Web Hosting: What Are Your Options?
Generally speaking, there are four different types of web hosting: Shared, Virtual Private Server (VPS), Dedicated, and Cloud Hosting.
While all types of hosting servers will act as a storage centre for your web content (html files, videos, audios, images, apps, databases, etc), these hosting options differ in the amount of storage capacity, control, technical knowledge requirement, server speed, and reliability; and have it very own pros and cons.
The following infographic compare these four types of hosting services.
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<h3>Compare Shared, VPS, Dedicated, and Cloud Hosting</h3><img src="/wp-content/uploads/2014/02/compare-web-hosting-options.jpg" title="Compare Shared, VPS, Dedicated, and Cloud Hosting Services" /><p>Infographic created by Jerry Low of <a href="/">Web Hosting Secret Revealed</a> - a must visit hosting review site for web host shoppers. </p>
Let’s go into the details and look at some of the recommended providers for each hosting service.
Shared Web Hosting
When a website is hosted on a shared hosting, the site is placed on the same server as many other sites, ranging from a few to hundreds or thousands.
Typically, all domains may share a common pool of server resources, such as RAM and the CPU. As cost is extremely low, most websites with moderate traffic levels running standard software are hosted on this type of server. Shared hosting is also widely accepted as the entry level option as it requires minimum technical knowledge.
Virtual Private Server (VPS) Hosting
In VPS hosting, every website is hosted on a virtual private server on a more powerful hardware.
A physical machine is divided into several virtual compartments, and server software is set up on them separately, making each unit capable of functioning independently. Thus, though other websites may be hosted on the same physical system, yours would be the only website(s) hosted in the virtual compartment allocated to you, and other websites on the machine won’t affect the performance of yours. That would mean you get exactly the same system resources you pay for.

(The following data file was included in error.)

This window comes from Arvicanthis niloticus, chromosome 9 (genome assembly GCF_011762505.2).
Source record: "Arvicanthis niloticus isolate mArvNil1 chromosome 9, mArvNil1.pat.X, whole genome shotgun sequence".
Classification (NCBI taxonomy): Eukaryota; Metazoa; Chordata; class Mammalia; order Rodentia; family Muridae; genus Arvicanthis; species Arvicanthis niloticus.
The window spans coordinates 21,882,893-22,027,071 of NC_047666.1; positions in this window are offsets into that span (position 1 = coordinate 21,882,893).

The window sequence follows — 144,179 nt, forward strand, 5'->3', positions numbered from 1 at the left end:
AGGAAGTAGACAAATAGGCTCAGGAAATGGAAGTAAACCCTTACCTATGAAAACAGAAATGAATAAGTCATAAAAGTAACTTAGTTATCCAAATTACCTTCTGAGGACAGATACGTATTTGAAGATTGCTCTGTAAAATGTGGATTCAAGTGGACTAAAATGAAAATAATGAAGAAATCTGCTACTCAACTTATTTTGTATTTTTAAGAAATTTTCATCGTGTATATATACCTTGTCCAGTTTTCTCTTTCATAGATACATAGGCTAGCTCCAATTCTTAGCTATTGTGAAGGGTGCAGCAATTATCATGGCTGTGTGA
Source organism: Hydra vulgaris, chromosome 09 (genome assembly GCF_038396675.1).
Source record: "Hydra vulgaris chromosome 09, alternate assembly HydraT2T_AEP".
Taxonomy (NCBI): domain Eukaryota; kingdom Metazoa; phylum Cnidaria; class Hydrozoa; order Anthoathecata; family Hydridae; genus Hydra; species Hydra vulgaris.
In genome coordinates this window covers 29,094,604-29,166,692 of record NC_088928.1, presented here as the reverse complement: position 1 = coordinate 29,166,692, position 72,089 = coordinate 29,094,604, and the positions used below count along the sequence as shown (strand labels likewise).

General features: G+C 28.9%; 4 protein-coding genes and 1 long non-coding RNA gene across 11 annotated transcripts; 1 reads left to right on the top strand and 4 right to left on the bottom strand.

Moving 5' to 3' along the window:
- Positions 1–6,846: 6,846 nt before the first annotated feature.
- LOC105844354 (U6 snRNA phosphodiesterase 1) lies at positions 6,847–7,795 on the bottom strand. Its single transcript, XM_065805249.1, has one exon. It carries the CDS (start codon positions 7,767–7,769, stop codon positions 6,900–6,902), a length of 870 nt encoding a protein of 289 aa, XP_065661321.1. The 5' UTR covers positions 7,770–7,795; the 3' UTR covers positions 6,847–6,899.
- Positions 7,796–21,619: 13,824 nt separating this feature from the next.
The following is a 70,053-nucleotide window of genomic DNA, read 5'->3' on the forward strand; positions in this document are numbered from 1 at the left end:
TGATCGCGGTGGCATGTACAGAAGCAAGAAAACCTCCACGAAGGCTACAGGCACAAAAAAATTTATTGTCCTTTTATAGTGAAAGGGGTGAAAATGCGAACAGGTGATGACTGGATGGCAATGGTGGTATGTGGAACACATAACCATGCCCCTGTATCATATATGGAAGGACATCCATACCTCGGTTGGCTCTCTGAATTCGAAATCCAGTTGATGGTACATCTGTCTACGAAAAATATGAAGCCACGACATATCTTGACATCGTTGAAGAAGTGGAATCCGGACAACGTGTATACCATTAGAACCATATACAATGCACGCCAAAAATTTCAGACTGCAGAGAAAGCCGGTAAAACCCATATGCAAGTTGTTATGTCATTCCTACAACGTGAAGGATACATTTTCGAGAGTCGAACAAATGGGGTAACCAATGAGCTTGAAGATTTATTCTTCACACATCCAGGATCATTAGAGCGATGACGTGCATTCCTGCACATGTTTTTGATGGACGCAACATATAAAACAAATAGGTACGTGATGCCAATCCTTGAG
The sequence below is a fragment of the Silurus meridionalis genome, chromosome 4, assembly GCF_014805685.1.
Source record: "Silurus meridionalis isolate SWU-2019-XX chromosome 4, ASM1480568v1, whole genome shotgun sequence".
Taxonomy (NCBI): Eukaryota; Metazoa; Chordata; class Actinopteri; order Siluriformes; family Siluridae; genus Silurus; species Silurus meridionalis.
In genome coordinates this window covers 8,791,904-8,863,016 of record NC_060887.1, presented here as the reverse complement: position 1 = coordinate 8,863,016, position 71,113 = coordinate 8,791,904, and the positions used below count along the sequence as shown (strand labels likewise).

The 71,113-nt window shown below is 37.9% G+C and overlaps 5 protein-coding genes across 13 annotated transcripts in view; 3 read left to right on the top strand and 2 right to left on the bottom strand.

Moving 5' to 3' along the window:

A dedicated server offers the maximum control over the web server your website is stored on – You exclusively rent an entire server. Your website(s) is the only website stored on the server.
- How much to spend on dedicated hosting: $80/mo and above; price based on server specifications and additional services.
- Dedicated hosting providers we like: M3 Server, Interserver, SiteGround, and Altus Host.
Cloud hosting offers nearly unlimited ability to handle high traffic or traffic spikes.
Here’s how it works: A team of servers (called a cloud) work together to host a group of websites. This allows multiple computers to work together to handle high traffic levels or spikes for any particular website.
- How much to spend on cloud hosting: $30 and above; cloud hosting users are usually charged on per-usage basis.
- Cloud hosting providers we like: Hostgator, WP Engine (WordPress only), and Pressidium Hosting (WordPress only)
How to Choose?
To choose the right web host, you have to first understand your own needs.
Let’s forget about those list of top 10 hosting services for a while and think thoroughly about your very own needs.
- What kind of website are you building?
- Do you need Windows applications?
- Do you need a special version of software (ie. PHP)?
- Does your website need special software?
- How big (or small) can the web traffic volume go?
- Do you plan to host multiple websites on the same hosting account?
- Is security a primary concern?
- Do you need a dedicated IP for your site?
- Is private SSL certificates needed?
- How fast do you need the hosting server to be?
- Do you need server root access?
- Do you need to install your own software and application?
These are some of the basic questions to be answered.
Have a plan with your website and try figure out what will happens next for the next 12 months.
For newbies, the general basic rule is to always start small with a good shared hosting account. A shared hosting account is cheap, easy to maintain, and sufficient for most new sites. Plus, you can always upgrade to VPS or dedicated hosting in the later stage when your site grows bigger.